the wardrobe. He thinks it could become a much more
contemporary storage unit.
Because it's quite deep, we could...
slice it back a fraction so it gives it the proportion then we
could put in three doors, maybe, and then keep them
individual little compartments and then put a plinth back on it,
make a nice little cornice for it.
So it sounds like it's quite a complicated process.
Do you think it will chuck up any problems?
I think the only problem we'll have is once we
decide where we're going to cut it, we have one go and one go only,
and if we get it wrong,
we'll be sticking things back on all over the place.
That doesn't sound completely ideal.
Measure twice, cut once. Golden rule.
OK, I can see you've got a very clear vision about how this is
going to look and I'm happy to say, hand it over to you.
But what sort of budget will Norman need for this bold venture?
To get that into how I think it's going to look fantastic,
I think it's going to cost you 375.
I think I'm going to make some money on that.
I think you will as well. It's going to look great. Absolutely superb.
So our Norman will get cracking,
making sure to measure twice before he cuts any corners.
That massive wardrobe is going to get a massive transformation.
I love the idea that Norman's come up with
and he knows this business.
It's going to be an exciting project and I think,
you know, let's get on with it and see how we get on.
Norman has a budget of £375
but converting that broken-down wardrobe
into a modern and useful storage unit
might challenge even his carpentry skills.
In Wolverhampton, at Jay's workshop...
he's getting prepped for Sarah's arrival
to give the thumbs up or down to his handiwork.
It is perhaps no surprise that those two bamboo chairs were
destined for the tip. They're short on style and, even though
there is a little bit of bamboo and wicker creeping back into fashion,
they just didn't have the look. But I'm hoping, with all
Jay's skills, he's managed to make them look desirable and saleable.
Has Jay succeeded in transforming these '80s chairs?
He's added a dash of contemporary panache.
The addition of the floral fabric adds a timeless classic quality.
And with the deep cushion, well, that just looks, oh, so comfy.
And as for that drippy, distressed motif,
it's now a golden glint down one side.
A stylish touch.
For Sarah's viewing, Jay's hiding the floral design.
He's such a tease.
-How are things?
-Very good. Very good.
-They're different. They're different.
They ARE different.
Uh-oh. Is that different good or different bad?
That's just... This is the bottom fabric, if that makes sense.
OK. Are you saying there is another dimension?
Oh, yeah. There's another dimension. We've got to turn them over.
Different good. Excellent.
Great, thanks, lovely. I'll take those. They're cool.
-You like them, yeah?
-Yeah, there are good.
They're really good. They're strong and they were weak,
and that is amazing to achieve that.
And you got a real chunk of comfort.
Chunk of a cushion there. Chunk of a cushion.
The problem I had before is when you sit on them, the bamboo,
really, it comes through the thin cushion and, personally,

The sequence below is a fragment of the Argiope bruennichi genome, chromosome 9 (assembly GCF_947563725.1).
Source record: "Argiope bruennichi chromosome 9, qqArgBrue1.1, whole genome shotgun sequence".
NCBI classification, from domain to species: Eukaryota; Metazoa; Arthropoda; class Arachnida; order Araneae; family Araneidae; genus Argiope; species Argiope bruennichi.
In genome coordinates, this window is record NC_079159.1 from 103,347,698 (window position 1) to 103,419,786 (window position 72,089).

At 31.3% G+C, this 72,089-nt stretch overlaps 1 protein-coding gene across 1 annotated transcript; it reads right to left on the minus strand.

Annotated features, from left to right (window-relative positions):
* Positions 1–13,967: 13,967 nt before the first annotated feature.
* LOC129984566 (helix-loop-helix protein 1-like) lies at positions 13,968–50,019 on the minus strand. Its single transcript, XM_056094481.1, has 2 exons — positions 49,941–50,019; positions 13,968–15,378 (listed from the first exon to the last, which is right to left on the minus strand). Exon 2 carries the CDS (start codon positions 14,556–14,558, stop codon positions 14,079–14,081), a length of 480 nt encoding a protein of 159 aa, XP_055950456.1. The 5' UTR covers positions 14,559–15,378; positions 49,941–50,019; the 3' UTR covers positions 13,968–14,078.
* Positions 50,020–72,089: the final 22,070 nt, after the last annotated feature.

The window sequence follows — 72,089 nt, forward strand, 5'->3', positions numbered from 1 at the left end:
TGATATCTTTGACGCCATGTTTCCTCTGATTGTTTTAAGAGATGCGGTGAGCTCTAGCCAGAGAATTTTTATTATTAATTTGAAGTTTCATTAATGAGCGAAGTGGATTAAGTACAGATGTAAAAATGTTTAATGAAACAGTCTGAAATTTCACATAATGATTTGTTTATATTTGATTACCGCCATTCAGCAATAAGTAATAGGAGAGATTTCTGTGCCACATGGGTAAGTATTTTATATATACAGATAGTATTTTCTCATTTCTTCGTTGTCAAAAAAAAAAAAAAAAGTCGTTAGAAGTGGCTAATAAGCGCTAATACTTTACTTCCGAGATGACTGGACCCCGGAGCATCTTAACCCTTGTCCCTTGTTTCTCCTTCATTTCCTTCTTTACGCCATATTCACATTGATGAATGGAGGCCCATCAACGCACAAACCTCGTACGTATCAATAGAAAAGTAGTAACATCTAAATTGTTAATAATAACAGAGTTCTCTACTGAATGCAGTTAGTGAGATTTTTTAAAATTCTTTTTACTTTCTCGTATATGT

I really like the fabric, I must say. It's really, really nice.
I haven't gone for this print right in the centre because there's so
much going on here. I thought, "Do it a little bit off-centre."
Similar with that one as well.
Rather than use the fabric in exactly the same way
everybody would, it's just doing it a little bit off-centre,
which makes it look really, really cool, I think.
They look classy, they look designer, and they look expensive.
They do look expensive, I must admit.
70 quid each we left on them. Did they come in on budget?
Bang on budget. £70 each, yeah. It looks really, really expensive.
I really do like them. I never really liked them when you brought
-them in. I thought they were horrible.
-They were horrible?!
-He's dissing my skip finds again.
-I don't shop for my stuff, OK?
-I know you don't.
I drag it kicking and screaming off a recycling centre.
So...I love what you've done to them.
I think you've given them every chance of going back
into somebody's house and being loved again.
-Nailed it again, mate. Right, thanks for that.
That's a job well done, Jay.
These chairs are as exciting as I could possibly have hoped for.
They have got heaps of character now.
They are crispy, clean, exciting things that I can sell
and hopefully make some money on.
Xena was moving home and clearing out when Sarah spied this pair.
I had them years and years and years and nobody's ever liked them.
I think you should give them to me and you should see
if I can make something exciting out of them for you.
It's much better to recycle
and I did feel a bit guilty bringing them
but maybe if they can be refreshed they will have a new life.
And that's exactly what happened.
With a striking new look, who better to offer them to but Nick,
who also bought Anthony's chair?
And, you know what? He snapped them up.
Now Sarah's going to tell Xena the good news.
-Oh, hello. Hi, good to see you.
-And you. So this...
This is where you are moving to when I saw you at the tip.
-Yeah, yeah, yeah.
-How did it go?
You said you had loads of bits that you were clearing out.
We did. We've spent all summer whittling it down
and finally we're all sorted now.
Your chairs went all the way to Wolverhampton
to a fantastic guy called Jay Blades who specialises in taking furniture
like yours and giving it a whole new lease of life.
I've got some pictures to show you.
I'd love to see it.
-How about that?
-Wow. That looks amazing.
Oh, gosh. They're so different. They're lovely.
For some reason, I thought they were going to be a sort of khaki colour.
I don't know why I didn't expect them to be black.
The cushion pads are absolutely beautiful. Really lovely fabric.
They're really comfortable as well. They put big, squashy covers on.
They were really... They had quite thin pads
and, after a while, they were a bit sort of...